This confirms my view that we have the balance broadly right. It is not a complete answer by any means but is an important first step on the path for New Zealand to reduce emissions.

It is often said that on any journey, however far, the most important and difficult step is the first. We made that step on 1 July and it is a significant achievement.     

It is interesting to reflect today on the implementation. Despite a great deal of pre-introduction hype, 1 July passed with only modest price changes.

Variations in fuel and electricity prices were consistent with Government estimates and small compared to the many other factors that influenced energy prices.

The allocation process is well underway for the fishing, industrial and forestry sectors.

We expect to allocated 11.7 million units worth $290 million to the industrial sector between now and the end of 2012

For the industrial sector the Government is deciding on and issuing allocations in three tranches or groups.

The first group of these will be a number of large, energy intensive companies, performing activities such as aluminium smelting, and the production of paper and packaging.

We have already received a number of applications from these companies and when fully allocated this group will represent more than 80% of the total units expected to be allocated.

Applications for Group two and three, which includes many smaller enterprises, are progressing well – albeit a number of industries have sought a slowing of the timetable to enable accurate data to be collected.

This year there will also be a one off allocation of 700,000 New Zealand Units to fishing quota owners. This is to compensate for the effect of increased fuel costs from the ETS on the value of their quota and is a transitional measure.

The Government received more than 760 applications and I’m pleased to announce that this week, successful applicants will be receiving notice of their provisional allowances of units.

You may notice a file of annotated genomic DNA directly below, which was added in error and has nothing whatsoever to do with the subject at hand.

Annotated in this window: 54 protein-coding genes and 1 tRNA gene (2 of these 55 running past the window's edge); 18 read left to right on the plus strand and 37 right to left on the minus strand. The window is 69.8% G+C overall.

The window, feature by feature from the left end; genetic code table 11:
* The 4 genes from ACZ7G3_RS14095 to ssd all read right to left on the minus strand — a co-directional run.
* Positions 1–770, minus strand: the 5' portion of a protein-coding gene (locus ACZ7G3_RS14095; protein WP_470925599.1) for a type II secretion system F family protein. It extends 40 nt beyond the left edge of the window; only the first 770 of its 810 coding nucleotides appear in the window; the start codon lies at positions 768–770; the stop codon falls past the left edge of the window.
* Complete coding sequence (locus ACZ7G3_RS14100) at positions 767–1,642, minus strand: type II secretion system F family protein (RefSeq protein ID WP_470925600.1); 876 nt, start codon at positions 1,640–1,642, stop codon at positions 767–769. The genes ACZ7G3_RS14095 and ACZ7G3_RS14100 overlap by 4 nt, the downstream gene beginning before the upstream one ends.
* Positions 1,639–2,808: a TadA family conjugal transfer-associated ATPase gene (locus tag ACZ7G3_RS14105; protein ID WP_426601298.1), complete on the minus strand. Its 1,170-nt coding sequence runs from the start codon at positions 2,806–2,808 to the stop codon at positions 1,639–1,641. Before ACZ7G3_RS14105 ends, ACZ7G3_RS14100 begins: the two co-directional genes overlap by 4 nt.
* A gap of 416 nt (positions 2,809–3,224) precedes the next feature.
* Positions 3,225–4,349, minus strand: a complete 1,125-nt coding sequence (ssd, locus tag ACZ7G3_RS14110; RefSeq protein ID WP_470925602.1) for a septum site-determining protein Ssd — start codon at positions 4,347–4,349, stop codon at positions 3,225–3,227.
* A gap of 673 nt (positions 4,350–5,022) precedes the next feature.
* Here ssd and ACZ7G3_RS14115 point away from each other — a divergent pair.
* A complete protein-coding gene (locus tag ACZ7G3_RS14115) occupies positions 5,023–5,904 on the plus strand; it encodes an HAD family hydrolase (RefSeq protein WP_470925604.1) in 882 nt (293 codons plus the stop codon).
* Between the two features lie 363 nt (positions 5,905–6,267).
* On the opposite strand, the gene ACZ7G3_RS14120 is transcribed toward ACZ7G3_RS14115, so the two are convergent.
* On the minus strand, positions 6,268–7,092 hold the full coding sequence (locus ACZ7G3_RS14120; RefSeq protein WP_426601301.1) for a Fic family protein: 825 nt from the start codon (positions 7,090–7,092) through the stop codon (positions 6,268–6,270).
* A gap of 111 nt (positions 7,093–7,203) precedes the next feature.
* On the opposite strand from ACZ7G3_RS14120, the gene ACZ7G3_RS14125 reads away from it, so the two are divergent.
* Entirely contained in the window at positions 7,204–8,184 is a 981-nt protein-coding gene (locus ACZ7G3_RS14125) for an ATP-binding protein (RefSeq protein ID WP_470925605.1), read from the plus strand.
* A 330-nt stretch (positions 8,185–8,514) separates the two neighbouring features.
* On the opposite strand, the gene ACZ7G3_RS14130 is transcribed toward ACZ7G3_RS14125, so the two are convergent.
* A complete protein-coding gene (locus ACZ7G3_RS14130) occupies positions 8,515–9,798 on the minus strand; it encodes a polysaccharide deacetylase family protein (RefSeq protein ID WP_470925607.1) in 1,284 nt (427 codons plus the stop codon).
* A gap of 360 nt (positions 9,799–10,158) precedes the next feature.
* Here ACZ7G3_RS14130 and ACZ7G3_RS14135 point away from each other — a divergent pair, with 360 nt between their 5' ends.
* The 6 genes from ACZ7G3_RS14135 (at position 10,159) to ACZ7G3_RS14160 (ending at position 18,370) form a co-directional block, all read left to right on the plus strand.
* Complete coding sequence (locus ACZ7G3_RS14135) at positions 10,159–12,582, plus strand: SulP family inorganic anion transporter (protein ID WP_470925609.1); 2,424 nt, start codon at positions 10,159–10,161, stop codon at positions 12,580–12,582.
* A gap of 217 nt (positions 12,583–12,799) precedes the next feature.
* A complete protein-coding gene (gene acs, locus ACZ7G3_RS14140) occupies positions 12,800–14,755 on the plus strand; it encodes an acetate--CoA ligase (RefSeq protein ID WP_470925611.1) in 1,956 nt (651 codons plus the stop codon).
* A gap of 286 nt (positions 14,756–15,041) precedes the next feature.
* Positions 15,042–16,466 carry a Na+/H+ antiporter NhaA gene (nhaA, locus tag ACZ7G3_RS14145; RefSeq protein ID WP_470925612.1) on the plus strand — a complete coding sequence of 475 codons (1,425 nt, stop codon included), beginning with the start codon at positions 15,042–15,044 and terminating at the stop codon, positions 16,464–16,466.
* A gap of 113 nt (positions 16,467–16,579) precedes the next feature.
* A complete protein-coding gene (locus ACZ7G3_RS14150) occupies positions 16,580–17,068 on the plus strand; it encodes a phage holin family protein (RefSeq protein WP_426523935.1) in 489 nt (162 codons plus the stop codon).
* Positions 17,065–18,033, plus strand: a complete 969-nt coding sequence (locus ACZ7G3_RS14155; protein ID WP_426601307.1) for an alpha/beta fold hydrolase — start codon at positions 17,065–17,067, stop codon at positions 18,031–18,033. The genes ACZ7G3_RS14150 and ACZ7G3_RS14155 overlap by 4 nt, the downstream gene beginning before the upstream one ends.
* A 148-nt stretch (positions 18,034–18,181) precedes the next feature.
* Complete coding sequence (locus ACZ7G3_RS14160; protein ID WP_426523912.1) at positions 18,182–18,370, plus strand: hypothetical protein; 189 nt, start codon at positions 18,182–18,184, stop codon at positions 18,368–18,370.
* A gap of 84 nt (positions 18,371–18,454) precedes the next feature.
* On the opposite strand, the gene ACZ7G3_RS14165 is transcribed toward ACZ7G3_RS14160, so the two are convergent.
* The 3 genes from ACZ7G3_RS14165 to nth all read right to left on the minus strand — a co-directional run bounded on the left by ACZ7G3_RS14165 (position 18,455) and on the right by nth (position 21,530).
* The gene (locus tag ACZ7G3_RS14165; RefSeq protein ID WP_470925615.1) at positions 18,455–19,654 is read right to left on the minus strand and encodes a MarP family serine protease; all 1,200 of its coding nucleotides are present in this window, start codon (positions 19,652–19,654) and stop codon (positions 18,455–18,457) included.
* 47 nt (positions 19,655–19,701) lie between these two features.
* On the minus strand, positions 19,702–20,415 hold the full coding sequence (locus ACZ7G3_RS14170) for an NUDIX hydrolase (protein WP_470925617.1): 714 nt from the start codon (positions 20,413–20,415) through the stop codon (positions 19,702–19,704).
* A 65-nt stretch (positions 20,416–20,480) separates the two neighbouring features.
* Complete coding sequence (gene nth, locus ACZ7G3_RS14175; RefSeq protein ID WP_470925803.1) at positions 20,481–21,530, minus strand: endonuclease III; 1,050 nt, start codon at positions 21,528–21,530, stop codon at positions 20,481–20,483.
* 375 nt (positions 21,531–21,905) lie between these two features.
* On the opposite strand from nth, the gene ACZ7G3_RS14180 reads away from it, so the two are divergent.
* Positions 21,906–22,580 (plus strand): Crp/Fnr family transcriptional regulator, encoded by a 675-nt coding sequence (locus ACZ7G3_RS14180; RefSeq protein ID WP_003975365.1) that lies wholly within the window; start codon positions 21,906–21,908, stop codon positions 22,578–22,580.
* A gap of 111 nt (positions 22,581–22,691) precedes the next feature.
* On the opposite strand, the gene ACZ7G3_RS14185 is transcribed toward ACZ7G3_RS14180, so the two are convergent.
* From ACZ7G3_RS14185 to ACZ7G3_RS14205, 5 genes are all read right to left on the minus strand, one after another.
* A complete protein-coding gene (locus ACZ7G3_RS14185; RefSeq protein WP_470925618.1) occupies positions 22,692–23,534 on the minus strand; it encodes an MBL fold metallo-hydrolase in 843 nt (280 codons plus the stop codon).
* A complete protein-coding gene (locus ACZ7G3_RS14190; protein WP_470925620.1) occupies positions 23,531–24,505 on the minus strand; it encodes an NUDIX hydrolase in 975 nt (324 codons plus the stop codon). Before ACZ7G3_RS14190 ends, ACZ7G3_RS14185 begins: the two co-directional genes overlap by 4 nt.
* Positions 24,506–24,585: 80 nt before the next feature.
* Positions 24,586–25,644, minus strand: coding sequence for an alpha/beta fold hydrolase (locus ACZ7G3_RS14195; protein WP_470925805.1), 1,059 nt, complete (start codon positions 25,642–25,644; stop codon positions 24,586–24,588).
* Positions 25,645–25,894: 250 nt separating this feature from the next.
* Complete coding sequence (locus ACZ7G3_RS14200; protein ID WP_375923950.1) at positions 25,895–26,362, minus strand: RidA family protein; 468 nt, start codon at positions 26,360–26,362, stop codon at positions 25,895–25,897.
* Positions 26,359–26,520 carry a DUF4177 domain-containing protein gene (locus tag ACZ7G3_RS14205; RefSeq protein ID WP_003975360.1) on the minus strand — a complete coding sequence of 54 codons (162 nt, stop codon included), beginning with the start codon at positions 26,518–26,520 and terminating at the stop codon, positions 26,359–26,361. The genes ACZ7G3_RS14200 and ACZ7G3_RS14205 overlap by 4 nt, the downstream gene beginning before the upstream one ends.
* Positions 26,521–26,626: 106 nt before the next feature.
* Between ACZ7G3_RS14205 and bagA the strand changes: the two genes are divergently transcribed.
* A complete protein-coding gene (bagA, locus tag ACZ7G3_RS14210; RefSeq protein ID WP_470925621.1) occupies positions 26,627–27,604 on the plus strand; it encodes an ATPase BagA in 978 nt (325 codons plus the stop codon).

Some allocations have already occurred in the forestry sector and the New Zealand government estimates that approximately 75 million units will be allocated to this sector in the period to 2012.

This massive allocation reflects the huge importance of forestry to New Zealand in the context of climate change.

It is only through the substantial plantings of the new forestry since 1990 that New Zealand has been able to offset its significant 25% increase in gross emissions.

Without these plantings New Zealand would face a substantial Kyoto deficit.

It is also important to note that quite modest new plantings into the future could play a very important role in reducing New Zealand’s net emissions in coming decades, and the incentives provided by the ETS will play a crucial role in securing these long-term investments.

Now the ETS is implemented there is evidence that the scheme has presented new business opportunities and started to motivate businesses to take positive action against climate change.

Forestry is critical to New Zealand’s long term emissions profile and there are signs the ETS has already started to have a positive impact in this area.

Up until 2009, deforestation was on the increase – with 30,000 hectares lost from 2005 to 2008. However with the positive signals sent by the ETS, this has turned around and in 2009 planted forest area switched from a loss to a gain.  The indications we have received from foresters is that this trend is set to continue.

Some companies have already entered into significant afforestation projects since the legislation for the revised NZ ETS was passed.

For example in February this year, Taupo company Puketapu 3A Incorporation, electricity generator Mighty River Power and the Lake Taupo Protection Trust have made a 2400-hectare forest deal in Taupo that will reduce carbon emissions and nitrate run-off. This deal involves a farm-to-forestry conversion and the subsequent sale of carbon credits from the forests to Mighty River Power.

And it’s not just major players realising these benefits – more than half of the almost 400 voluntary forestry participants in the ETS are for forests of less than 50 hectares.

In response to the ETS, some farmers have started to plant forests on their properties. For farmers who have steep, erosion-prone and largely unproductive land, forestry offers them a chance to boost their returns – both economically and environmentally.

Apart from creating incentives for afforestation, the NZ ETS has also encouraged renewable energy.

The bulk of new electricity generation in the last ten years has been from coal, gas and diesel.  However, since the passing of the NZ ETS into law, more than 80 percent of new consents lodged have been for renewable generation in hydro, wind, geothermal and marine.  

We know that people respond to incentives and the early evidence is indeed encouraging.

For the complete speech and more information on the New Zealand ETS go to the website: